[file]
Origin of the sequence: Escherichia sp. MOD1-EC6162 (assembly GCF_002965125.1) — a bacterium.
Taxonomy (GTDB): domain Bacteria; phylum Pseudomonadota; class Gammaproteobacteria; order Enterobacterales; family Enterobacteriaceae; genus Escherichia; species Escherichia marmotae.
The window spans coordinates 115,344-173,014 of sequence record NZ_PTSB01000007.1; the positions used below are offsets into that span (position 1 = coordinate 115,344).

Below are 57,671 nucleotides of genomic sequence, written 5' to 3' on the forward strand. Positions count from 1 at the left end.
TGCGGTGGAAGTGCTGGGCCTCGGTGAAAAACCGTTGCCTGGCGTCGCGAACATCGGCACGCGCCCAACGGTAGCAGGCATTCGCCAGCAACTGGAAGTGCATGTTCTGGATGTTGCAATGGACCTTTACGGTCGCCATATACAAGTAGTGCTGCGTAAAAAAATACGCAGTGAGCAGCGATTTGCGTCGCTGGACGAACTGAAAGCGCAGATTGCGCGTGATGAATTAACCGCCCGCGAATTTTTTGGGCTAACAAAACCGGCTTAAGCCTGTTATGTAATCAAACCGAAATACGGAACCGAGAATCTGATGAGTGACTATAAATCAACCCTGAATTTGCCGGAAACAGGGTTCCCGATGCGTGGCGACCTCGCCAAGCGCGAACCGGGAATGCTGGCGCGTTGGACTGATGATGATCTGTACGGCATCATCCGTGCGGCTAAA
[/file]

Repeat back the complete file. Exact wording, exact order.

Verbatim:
Origin of the sequence: Escherichia sp. MOD1-EC6162 (assembly GCF_002965125.1) — a bacterium.
Taxonomy (GTDB): domain Bacteria; phylum Pseudomonadota; class Gammaproteobacteria; order Enterobacterales; family Enterobacteriaceae; genus Escherichia; species Escherichia marmotae.
The window spans coordinates 115,344-173,014 of sequence record NZ_PTSB01000007.1; the positions used below are offsets into that span (position 1 = coordinate 115,344).

Below are 57,671 nucleotides of genomic sequence, written 5' to 3' on the forward strand. Positions count from 1 at the left end.
TGCGGTGGAAGTGCTGGGCCTCGGTGAAAAACCGTTGCCTGGCGTCGCGAACATCGGCACGCGCCCAACGGTAGCAGGCATTCGCCAGCAACTGGAAGTGCATGTTCTGGATGTTGCAATGGACCTTTACGGTCGCCATATACAAGTAGTGCTGCGTAAAAAAATACGCAGTGAGCAGCGATTTGCGTCGCTGGACGAACTGAAAGCGCAGATTGCGCGTGATGAATTAACCGCCCGCGAATTTTTTGGGCTAACAAAACCGGCTTAAGCCTGTTATGTAATCAAACCGAAATACGGAACCGAGAATCTGATGAGTGACTATAAATCAACCCTGAATTTGCCGGAAACAGGGTTCCCGATGCGTGGCGACCTCGCCAAGCGCGAACCGGGAATGCTGGCGCGTTGGACTGATGATGATCTGTACGGCATCATCCGTGCGGCTAAA